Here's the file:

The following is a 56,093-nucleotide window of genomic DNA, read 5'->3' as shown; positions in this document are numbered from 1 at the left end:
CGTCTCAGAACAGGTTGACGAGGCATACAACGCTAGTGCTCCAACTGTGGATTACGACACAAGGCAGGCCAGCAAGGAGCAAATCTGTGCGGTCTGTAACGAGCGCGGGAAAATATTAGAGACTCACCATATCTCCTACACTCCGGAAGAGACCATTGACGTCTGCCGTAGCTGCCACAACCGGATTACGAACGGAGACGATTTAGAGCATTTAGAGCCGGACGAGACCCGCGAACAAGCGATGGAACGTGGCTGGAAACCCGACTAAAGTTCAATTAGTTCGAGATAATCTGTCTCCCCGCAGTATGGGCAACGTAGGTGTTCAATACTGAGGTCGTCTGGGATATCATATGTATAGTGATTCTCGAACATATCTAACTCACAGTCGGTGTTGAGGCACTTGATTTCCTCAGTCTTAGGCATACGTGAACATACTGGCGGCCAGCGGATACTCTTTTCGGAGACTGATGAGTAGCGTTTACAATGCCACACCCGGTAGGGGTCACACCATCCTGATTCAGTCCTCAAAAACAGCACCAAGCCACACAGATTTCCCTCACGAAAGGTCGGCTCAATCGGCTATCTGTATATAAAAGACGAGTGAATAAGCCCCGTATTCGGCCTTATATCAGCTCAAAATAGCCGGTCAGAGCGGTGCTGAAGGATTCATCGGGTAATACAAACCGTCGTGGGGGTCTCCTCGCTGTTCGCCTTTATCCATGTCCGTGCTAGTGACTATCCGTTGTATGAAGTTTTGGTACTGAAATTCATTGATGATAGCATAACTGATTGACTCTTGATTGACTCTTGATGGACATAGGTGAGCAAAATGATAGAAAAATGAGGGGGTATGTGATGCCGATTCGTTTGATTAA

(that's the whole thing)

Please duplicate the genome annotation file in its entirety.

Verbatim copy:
The following is a 56,093-nucleotide window of genomic DNA, read 5'->3' as shown; positions in this document are numbered from 1 at the left end:
CGTCTCAGAACAGGTTGACGAGGCATACAACGCTAGTGCTCCAACTGTGGATTACGACACAAGGCAGGCCAGCAAGGAGCAAATCTGTGCGGTCTGTAACGAGCGCGGGAAAATATTAGAGACTCACCATATCTCCTACACTCCGGAAGAGACCATTGACGTCTGCCGTAGCTGCCACAACCGGATTACGAACGGAGACGATTTAGAGCATTTAGAGCCGGACGAGACCCGCGAACAAGCGATGGAACGTGGCTGGAAACCCGACTAAAGTTCAATTAGTTCGAGATAATCTGTCTCCCCGCAGTATGGGCAACGTAGGTGTTCAATACTGAGGTCGTCTGGGATATCATATGTATAGTGATTCTCGAACATATCTAACTCACAGTCGGTGTTGAGGCACTTGATTTCCTCAGTCTTAGGCATACGTGAACATACTGGCGGCCAGCGGATACTCTTTTCGGAGACTGATGAGTAGCGTTTACAATGCCACACCCGGTAGGGGTCACACCATCCTGATTCAGTCCTCAAAAACAGCACCAAGCCACACAGATTTCCCTCACGAAAGGTCGGCTCAATCGGCTATCTGTATATAAAAGACGAGTGAATAAGCCCCGTATTCGGCCTTATATCAGCTCAAAATAGCCGGTCAGAGCGGTGCTGAAGGATTCATCGGGTAATACAAACCGTCGTGGGGGTCTCCTCGCTGTTCGCCTTTATCCATGTCCGTGCTAGTGACTATCCGTTGTATGAAGTTTTGGTACTGAAATTCATTGATGATAGCATAACTGATTGACTCTTGATTGACTCTTGATGGACATAGGTGAGCAAAATGATAGAAAAATGAGGGGGTATGTGATGCCGATTCGTTTGATTAA